Use of computational fluid dynamics in the design of bubble column reactors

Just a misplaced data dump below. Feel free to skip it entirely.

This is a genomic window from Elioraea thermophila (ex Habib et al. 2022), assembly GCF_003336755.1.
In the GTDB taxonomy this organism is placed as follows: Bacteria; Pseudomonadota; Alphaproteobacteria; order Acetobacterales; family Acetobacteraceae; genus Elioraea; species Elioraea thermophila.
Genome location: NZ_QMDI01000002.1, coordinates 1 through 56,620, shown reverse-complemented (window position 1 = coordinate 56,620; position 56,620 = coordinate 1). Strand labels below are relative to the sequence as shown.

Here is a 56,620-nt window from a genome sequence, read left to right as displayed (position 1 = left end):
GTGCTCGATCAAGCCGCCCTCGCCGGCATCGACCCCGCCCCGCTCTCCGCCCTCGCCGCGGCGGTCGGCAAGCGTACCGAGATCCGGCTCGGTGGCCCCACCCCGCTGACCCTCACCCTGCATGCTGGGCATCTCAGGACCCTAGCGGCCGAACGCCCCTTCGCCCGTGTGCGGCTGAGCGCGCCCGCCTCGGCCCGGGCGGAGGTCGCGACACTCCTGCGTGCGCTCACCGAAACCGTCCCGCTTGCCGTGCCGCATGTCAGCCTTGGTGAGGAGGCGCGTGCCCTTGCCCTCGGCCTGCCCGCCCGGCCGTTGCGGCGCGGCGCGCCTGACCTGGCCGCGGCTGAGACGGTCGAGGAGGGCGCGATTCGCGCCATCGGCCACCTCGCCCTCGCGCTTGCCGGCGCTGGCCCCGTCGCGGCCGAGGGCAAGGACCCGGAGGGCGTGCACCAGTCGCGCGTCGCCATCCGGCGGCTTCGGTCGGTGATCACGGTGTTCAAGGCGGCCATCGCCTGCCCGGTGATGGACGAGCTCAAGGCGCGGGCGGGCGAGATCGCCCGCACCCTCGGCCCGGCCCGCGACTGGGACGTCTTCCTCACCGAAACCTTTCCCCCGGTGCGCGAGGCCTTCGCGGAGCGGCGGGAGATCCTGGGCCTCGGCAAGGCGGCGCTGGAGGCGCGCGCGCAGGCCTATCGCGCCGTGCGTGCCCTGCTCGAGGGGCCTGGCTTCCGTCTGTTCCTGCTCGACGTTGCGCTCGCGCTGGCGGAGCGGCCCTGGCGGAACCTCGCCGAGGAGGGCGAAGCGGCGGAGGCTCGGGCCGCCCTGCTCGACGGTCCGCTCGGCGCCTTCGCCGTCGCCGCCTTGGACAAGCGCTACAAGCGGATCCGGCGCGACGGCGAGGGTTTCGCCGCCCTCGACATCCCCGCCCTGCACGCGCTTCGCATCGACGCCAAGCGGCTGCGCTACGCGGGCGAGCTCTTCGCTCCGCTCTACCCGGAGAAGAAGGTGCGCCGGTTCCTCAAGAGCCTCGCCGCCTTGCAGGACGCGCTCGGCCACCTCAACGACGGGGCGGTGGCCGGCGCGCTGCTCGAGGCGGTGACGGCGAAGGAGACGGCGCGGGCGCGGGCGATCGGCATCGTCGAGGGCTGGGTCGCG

Investigations into the modelling techniques that depict the transport of discrete phases (gas bubbles or solid particles) and model biochemical reactions in a bubble column reactor are discussed here. The mixture model was used to calculate gas-liquid, solid-liquid and gasliquid-solid interactions. Multiphase flow is a difficult phenomenon to capture, particularly in bubble columns where the major driving force is caused by the injection of gas bubbles. The gas bubbles cause a large density difference to occur that results in transient multi-dimensional fluid motion. Standard design procedures do not account for the transient motion, due to the simplifying assumptions of steady plug flow. Computational fluid dynamics (CFD) can assist in expanding the understanding of complex flows in bubble columns by characterising the flow phenomena for many geometrical configurations. Therefore, CFD has a role in the education of chemical and biochemical engineers, providing the examples of flow phenomena that many engineers may not experience, even through experimentation. The performance of the mixture model was investigated for three domains (plane, rectangular and cylindrical) and three flow models (laminar, k-e turbulence and the Reynolds stresses). mThis investigation raised many questions about how gas-liquid interactions are captured numerically. To answer some of these questions the analogy between thermal convection in a cavity and gas-liquid flow in bubble columns was invoked. This involved modelling the buoyant motion of air in a narrow cavity for a number of turbulence schemes. The difference in density was caused by a temperature gradient that acted across the width of the cavity. Multiple vortices were obtained when the Reynolds stresses were utilised with the addition of a basic flow profile after each time step. To implement the three-phase models an alternative mixture model was developed and compared against a commercially available mixture model for three turbulence schemes. The scheme where just the Reynolds stresses model was employed, predicted the transient motion of the fluids quite well for both mixture models. Solid-liquid and then alternative formulations of gas-liquid-solid model were compared against one another. The alternative form of the mixture model was found to perform particularly well for both gas and solid phase transport when calculating two and three-phase flow. The improvement in the solutions obtained was a result of the inclusion of the Reynolds stresses model and differences in the mixture models employed. The differences between the alternative mixture models were found in the volume fraction equation (flux and deviatoric stress tensor terms) and the viscosity formulation for the mixture phase.